Case Studies

We Speak Translate (case study)

The We Speak Translate project was a first of its kind collaboration between Google Translate and the ICA utilizing the Google Translate App for refugee resettlement and new immigrant inclusion in communities.

(Originally posted on the now archived Cities of Migration site)

The We Speak Translate project was a first of its kind collaboration between Google Translate and the ICA utilizing the Google Translate App for refugee resettlement and new immigrant inclusion in communities.

When language is a barrier to effective communication, translation and interpretation are essential. They bridge the space and time a newcomer needs as they move from low language skills to proficient language ability. They’re also expensive.

In Canada, the Inter-Cultural Association of Greater Victoria (ICA) is partnering with Google to use the Google Translate app to build a simple, every day way to bridge the language gap. Through the use of translation technology, they also want to create a sense of welcome and belonging for newcomers.

According to ICA’s Community Integration Coordinator, Kate Longpre, using Google Translate was an obvious idea. She and her colleagues already use it to communicate with clients. It’s a familiar tool among newcomers. A translation app can clearly be useful in resettlement. Many do use Google Translate for just that reason. But, perhaps surprisingly, no one had reached out to Google to partner with them to re-frame Google Translate as a resettlement and integration tool. Until now.

ICA is working directly with Google Translate staff to provide training to community members, businesses and agencies, as well as newcomers themselves. The “We Speak Translate” project provides an accessible, no cost platform to enhance communication with newcomers as they improve their English skills.

Organizations that take the training receive a program decal to put up in their entrance way, indicating they are part of the program to promote diversity and communication across language barriers. The decal is a public symbol that tells newcomers they are welcome.

We Speak Translate promotional video

Bridging the communication gap

Google Translate won’t replace the standardized language training or interpretation services ICA offers. But, it’s a useful complement for newcomers to continue to learn and become confident with language outside the classroom. Language acquisition can take more time with some groups of newcomers. This tool will help bridge basic communication in the community.

Longpre recognizes that machine translation apps like Google Translate are not perfect tools. They don’t allow for completely accurate in-depth complex or highly technical translations. But, an app like Google Translate bridges the initial language barrier and can create a point of connection.

And more…

Longpre sees Google Translate as much more than a technology tool, “It becomes the moment in time when you connect with someone. The technology allows for that moment, rather than no connection. It’s where community building takes place.”

Newcomers will know that if they go to a participating business or organization, the people there are familiar with the app and want to welcome them.

Recent Syrian refugee to Victoria, Ibrahim Haj-Ibrahim, outlines how important this is: “It’s very important for people to know that somebody wants to speak to them. It will give me more confidence that people care to speak with strangers. When I see somebody has this logo, I will know that people want to speak with me.”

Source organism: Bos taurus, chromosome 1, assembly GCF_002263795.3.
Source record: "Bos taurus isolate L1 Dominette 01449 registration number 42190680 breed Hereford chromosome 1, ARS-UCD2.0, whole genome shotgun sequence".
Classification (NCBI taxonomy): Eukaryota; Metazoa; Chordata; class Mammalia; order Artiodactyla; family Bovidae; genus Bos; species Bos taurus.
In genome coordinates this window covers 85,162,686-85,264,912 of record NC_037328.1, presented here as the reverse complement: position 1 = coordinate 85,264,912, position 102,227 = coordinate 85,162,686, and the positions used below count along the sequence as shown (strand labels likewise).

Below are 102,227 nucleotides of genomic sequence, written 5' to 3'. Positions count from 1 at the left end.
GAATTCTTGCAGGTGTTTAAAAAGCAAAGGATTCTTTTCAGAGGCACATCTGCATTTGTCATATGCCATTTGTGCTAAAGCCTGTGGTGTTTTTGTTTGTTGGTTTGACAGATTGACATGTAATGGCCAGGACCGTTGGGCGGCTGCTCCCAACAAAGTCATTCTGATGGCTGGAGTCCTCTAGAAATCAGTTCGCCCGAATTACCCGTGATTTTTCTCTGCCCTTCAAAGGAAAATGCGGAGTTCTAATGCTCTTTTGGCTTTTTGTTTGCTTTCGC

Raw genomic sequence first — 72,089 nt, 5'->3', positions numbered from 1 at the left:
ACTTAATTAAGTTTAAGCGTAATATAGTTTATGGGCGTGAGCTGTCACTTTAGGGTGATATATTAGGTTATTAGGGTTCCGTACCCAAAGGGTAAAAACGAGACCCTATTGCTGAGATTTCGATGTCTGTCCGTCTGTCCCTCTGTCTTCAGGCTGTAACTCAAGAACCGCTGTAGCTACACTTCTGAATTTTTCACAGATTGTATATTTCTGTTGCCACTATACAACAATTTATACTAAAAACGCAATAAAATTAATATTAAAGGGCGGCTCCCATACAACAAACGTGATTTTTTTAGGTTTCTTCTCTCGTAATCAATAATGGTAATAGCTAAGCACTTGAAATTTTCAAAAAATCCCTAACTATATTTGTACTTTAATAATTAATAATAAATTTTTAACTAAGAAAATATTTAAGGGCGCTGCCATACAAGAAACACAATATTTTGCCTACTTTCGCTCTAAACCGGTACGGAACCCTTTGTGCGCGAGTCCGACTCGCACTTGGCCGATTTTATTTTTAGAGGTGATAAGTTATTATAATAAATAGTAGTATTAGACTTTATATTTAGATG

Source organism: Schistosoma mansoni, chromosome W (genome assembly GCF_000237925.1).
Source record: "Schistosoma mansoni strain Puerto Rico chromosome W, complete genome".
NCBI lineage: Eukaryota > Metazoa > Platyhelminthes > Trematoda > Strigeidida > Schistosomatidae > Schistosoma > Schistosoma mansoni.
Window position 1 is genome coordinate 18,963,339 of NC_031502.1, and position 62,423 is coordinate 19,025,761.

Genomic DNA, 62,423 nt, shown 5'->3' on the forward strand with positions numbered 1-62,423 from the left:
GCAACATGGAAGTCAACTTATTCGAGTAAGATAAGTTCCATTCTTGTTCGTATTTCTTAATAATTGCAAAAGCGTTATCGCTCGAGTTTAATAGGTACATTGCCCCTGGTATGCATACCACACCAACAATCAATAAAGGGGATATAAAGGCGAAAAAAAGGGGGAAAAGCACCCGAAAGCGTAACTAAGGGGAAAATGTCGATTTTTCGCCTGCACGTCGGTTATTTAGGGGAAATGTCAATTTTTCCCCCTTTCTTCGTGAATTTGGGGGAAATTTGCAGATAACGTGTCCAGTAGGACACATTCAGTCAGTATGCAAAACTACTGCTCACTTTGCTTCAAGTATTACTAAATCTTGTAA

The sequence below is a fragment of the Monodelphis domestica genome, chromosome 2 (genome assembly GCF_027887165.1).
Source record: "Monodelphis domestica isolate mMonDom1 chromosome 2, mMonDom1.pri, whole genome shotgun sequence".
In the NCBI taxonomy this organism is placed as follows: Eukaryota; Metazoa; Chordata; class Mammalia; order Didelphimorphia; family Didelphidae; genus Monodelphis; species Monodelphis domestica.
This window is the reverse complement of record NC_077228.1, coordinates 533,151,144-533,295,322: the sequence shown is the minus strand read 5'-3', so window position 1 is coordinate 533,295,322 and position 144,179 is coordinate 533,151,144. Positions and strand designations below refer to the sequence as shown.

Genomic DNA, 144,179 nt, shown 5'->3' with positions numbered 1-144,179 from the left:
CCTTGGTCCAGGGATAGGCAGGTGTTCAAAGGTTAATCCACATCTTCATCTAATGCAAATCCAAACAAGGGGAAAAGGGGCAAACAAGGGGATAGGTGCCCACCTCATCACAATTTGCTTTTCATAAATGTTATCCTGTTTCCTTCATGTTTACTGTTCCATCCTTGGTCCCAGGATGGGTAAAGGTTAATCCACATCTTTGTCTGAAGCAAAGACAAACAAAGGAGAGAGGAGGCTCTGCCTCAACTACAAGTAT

Improved communications is the first point of the We Speak Translate project. ICA will provide 45 minutes of training on Google Translate. They’ll create power users in the community, who have a commitment and interest to helping newcomers navigate their new city. Community engagement is equally important, says Longpre. The training will
also build awareness about resettlement, integration and inclusiveness among community members and local businesses.

Longpre says that people in the community are looking for ways to support and help newcomer integrate: “This is a very tangible initiative for any community member. They can wear a button on their coat that shows a newcomer that they’re are approachable, welcoming. It’s a tangible, no cost initiative for the community.” Anyone and everyone can become an integration actor.

Human service organizations as leading innovators

Building digital capacity in human service nonprofits can be challenging. Clients tend to be more tech savvy and demand technology-mediate services. Forward looking agencies are looking more closely at how they use technology as a tool in resettlement and integration.

Many organizations connect with local volunteers or civic tech groups in their communities to accomplish amazing things with technology, on a small scale. Longpre decided to go big. She reached out with her idea to use Google Translate both as an integration tool and a symbol for inclusive and diverse communities. Google liked the idea and the partnership was born.

Longpre says the “What’s In It For Me” is obvious for a resettlement organization. She says it’s also obvious for Google. Google’s ability to align a product with a broader mission, focused on integration and welcoming communities, is a tangible form of corporate social responsibility. We Speak Translate illustrates how their technology can have deeper impact.

Google is global. They have the capacity to scale We Speak Translate in a way that matches the scale of the global migration crisis. Google Translate as an integration tool can be replicated in any city, anywhere in the world. It has potential for all integration actors to create more welcoming communities.

We Speak Translate training workshop recording

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